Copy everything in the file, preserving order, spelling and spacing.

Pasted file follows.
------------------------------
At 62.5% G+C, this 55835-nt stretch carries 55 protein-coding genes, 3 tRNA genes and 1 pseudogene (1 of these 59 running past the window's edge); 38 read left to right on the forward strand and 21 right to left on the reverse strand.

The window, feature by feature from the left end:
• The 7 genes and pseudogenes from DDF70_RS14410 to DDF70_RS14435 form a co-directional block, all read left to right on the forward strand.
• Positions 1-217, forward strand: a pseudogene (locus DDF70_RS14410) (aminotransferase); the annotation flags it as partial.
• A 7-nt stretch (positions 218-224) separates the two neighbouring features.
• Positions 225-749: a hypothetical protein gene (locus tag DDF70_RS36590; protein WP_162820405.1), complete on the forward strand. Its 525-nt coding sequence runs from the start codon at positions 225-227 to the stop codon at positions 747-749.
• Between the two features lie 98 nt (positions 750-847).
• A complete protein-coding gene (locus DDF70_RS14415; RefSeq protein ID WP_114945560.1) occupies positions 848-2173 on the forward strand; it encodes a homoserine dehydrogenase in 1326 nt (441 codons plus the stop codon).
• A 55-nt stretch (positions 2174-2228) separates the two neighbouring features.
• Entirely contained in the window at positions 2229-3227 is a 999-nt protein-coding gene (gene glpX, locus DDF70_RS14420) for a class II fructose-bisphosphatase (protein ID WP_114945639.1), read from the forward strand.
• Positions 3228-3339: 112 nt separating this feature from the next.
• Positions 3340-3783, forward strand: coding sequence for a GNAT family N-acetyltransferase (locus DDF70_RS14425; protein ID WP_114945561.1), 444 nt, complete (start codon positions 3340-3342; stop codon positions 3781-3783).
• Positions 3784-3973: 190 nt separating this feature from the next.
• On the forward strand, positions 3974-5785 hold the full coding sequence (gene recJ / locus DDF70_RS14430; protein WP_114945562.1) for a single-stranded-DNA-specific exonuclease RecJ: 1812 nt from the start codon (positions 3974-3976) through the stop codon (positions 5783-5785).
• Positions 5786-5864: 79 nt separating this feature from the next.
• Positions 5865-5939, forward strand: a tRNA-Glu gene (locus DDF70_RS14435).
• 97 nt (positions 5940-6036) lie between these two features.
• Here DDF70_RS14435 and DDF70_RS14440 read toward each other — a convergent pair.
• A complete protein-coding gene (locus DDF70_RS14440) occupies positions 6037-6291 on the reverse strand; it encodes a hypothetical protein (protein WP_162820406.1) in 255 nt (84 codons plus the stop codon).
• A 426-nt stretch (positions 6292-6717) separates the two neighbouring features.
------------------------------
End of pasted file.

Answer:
At 62.5% G+C, this 55835-nt stretch carries 55 protein-coding genes, 3 tRNA genes and 1 pseudogene (1 of these 59 running past the window's edge); 38 read left to right on the forward strand and 21 right to left on the reverse strand.

The window, feature by feature from the left end:
• The 7 genes and pseudogenes from DDF70_RS14410 to DDF70_RS14435 form a co-directional block, all read left to right on the forward strand.
• Positions 1-217, forward strand: a pseudogene (locus DDF70_RS14410) (aminotransferase); the annotation flags it as partial.
• A 7-nt stretch (positions 218-224) separates the two neighbouring features.
• Positions 225-749: a hypothetical protein gene (locus tag DDF70_RS36590; protein WP_162820405.1), complete on the forward strand. Its 525-nt coding sequence runs from the start codon at positions 225-227 to the stop codon at positions 747-749.
• Between the two features lie 98 nt (positions 750-847).
• A complete protein-coding gene (locus DDF70_RS14415; RefSeq protein ID WP_114945560.1) occupies positions 848-2173 on the forward strand; it encodes a homoserine dehydrogenase in 1326 nt (441 codons plus the stop codon).
• A 55-nt stretch (positions 2174-2228) separates the two neighbouring features.
• Entirely contained in the window at positions 2229-3227 is a 999-nt protein-coding gene (gene glpX, locus DDF70_RS14420) for a class II fructose-bisphosphatase (protein ID WP_114945639.1), read from the forward strand.
• Positions 3228-3339: 112 nt separating this feature from the next.
• Positions 3340-3783, forward strand: coding sequence for a GNAT family N-acetyltransferase (locus DDF70_RS14425; protein ID WP_114945561.1), 444 nt, complete (start codon positions 3340-3342; stop codon positions 3781-3783).
• Positions 3784-3973: 190 nt separating this feature from the next.
• On the forward strand, positions 3974-5785 hold the full coding sequence (gene recJ / locus DDF70_RS14430; protein WP_114945562.1) for a single-stranded-DNA-specific exonuclease RecJ: 1812 nt from the start codon (positions 3974-3976) through the stop codon (positions 5783-5785).
• Positions 5786-5864: 79 nt separating this feature from the next.
• Positions 5865-5939, forward strand: a tRNA-Glu gene (locus DDF70_RS14435).
• 97 nt (positions 5940-6036) lie between these two features.
• Here DDF70_RS14435 and DDF70_RS14440 read toward each other — a convergent pair.
• A complete protein-coding gene (locus DDF70_RS14440) occupies positions 6037-6291 on the reverse strand; it encodes a hypothetical protein (protein WP_162820406.1) in 255 nt (84 codons plus the stop codon).
• A 426-nt stretch (positions 6292-6717) separates the two neighbouring features.